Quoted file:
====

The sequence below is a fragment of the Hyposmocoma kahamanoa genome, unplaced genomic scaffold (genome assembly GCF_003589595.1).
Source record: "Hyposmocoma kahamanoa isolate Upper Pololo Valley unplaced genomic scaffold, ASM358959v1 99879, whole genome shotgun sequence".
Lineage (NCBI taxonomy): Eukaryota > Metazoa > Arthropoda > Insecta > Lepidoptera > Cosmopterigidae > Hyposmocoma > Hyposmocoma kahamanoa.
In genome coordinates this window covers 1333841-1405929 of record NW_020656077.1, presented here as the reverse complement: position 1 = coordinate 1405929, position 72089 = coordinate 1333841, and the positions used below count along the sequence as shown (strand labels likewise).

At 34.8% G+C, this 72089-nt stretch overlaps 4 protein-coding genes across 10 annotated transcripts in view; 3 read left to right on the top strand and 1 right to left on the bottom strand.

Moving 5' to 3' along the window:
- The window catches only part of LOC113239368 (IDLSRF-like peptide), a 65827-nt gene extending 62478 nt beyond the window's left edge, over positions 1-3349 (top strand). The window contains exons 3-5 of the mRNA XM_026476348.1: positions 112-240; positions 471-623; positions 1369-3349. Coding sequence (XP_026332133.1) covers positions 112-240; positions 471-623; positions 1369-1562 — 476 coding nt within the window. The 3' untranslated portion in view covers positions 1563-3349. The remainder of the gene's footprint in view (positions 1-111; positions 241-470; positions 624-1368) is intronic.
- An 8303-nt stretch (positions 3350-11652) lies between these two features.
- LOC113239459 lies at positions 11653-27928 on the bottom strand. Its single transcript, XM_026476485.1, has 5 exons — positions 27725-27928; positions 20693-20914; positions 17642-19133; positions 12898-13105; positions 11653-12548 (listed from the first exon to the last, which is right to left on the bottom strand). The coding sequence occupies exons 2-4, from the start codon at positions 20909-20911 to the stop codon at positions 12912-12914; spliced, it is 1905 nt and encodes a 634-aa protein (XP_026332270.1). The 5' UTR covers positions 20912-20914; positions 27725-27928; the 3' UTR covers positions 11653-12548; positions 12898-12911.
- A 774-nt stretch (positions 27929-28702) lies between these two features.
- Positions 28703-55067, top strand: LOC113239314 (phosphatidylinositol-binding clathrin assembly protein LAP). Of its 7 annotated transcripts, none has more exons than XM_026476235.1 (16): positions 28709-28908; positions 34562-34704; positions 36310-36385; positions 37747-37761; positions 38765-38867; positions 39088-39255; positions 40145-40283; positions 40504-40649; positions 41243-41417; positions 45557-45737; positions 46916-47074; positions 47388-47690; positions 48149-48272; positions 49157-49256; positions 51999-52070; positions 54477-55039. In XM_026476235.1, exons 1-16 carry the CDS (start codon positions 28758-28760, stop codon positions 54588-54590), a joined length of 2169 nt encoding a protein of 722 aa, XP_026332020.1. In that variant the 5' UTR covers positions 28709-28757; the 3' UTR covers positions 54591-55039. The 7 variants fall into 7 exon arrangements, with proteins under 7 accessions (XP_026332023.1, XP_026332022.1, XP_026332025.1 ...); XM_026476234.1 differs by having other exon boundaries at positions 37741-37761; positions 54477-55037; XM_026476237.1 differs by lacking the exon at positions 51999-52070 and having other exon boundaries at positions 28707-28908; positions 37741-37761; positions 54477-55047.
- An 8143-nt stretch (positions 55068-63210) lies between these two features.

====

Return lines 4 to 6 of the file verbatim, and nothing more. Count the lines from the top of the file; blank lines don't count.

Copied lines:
In genome coordinates this window covers 1333841-1405929 of record NW_020656077.1, presented here as the reverse complement: position 1 = coordinate 1405929, position 72089 = coordinate 1333841, and the positions used below count along the sequence as shown (strand labels likewise).

At 34.8% G+C, this 72089-nt stretch overlaps 4 protein-coding genes across 10 annotated transcripts in view; 3 read left to right on the top strand and 1 right to left on the bottom strand.

Moving 5' to 3' along the window: